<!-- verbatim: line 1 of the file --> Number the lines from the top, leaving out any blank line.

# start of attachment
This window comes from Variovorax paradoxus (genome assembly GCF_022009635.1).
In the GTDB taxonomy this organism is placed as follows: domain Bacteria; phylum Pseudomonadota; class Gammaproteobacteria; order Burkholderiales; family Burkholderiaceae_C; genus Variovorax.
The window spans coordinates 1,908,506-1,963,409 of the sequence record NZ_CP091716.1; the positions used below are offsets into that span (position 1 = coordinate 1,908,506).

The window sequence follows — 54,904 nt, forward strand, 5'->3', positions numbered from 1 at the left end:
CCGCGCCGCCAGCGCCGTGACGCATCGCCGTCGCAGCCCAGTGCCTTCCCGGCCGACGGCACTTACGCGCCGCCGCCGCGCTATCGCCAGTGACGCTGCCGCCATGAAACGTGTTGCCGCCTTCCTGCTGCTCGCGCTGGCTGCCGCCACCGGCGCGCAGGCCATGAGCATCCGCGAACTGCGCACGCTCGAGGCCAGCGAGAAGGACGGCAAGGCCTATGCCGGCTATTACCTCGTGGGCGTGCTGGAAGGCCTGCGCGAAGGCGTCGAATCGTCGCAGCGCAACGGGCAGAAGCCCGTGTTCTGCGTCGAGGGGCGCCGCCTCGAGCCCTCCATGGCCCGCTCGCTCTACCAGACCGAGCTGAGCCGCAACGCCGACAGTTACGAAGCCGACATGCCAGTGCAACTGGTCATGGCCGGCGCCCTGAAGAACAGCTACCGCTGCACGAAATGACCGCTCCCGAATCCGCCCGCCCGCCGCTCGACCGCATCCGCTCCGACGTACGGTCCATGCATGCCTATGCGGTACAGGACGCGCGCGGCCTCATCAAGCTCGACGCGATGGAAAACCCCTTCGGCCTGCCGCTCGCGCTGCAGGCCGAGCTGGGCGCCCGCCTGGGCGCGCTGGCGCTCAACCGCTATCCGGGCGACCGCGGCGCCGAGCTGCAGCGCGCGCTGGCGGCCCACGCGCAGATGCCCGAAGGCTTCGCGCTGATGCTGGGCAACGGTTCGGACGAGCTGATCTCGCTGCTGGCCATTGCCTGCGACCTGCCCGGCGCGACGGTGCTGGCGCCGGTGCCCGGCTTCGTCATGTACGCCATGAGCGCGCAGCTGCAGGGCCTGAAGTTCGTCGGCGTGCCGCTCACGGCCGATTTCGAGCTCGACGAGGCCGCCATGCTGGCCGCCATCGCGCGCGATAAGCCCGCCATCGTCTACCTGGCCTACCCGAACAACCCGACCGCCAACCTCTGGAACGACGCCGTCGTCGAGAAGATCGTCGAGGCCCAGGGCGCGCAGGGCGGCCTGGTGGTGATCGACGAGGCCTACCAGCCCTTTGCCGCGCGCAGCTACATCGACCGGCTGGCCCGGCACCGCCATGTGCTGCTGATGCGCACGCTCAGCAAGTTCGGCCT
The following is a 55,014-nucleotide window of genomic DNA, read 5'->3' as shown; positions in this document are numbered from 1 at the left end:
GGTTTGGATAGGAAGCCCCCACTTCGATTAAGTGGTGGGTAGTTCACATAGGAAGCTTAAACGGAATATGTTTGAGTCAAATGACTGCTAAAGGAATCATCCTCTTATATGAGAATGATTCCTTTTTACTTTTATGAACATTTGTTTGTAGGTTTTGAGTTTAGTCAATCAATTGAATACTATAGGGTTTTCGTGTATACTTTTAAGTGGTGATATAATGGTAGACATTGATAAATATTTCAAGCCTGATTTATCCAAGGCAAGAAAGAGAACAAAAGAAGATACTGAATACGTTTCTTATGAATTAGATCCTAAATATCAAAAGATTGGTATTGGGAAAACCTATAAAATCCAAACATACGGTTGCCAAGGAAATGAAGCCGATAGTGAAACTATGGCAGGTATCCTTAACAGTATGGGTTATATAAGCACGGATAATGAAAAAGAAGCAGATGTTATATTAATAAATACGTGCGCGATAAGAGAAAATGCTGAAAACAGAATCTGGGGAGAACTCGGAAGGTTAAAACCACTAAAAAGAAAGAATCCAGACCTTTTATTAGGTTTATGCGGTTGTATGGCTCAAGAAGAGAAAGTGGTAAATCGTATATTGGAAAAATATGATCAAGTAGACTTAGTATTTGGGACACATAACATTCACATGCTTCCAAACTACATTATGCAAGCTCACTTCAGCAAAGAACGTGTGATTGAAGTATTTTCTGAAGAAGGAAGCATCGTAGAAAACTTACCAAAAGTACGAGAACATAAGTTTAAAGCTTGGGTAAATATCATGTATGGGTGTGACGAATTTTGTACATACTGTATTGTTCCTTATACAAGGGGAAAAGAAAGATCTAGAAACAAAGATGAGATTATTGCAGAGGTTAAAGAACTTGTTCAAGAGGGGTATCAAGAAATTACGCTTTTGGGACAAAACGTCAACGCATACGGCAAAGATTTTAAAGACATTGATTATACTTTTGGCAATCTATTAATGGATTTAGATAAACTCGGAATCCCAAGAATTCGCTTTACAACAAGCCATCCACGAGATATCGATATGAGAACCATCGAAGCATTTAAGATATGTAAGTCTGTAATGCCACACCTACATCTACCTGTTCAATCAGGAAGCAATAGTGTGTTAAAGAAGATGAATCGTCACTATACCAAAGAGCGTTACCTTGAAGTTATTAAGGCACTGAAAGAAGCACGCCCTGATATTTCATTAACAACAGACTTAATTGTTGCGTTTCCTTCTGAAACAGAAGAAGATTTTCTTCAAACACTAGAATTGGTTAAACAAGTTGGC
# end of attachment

This window comes from Variovorax paradoxus (genome assembly GCF_022009635.1).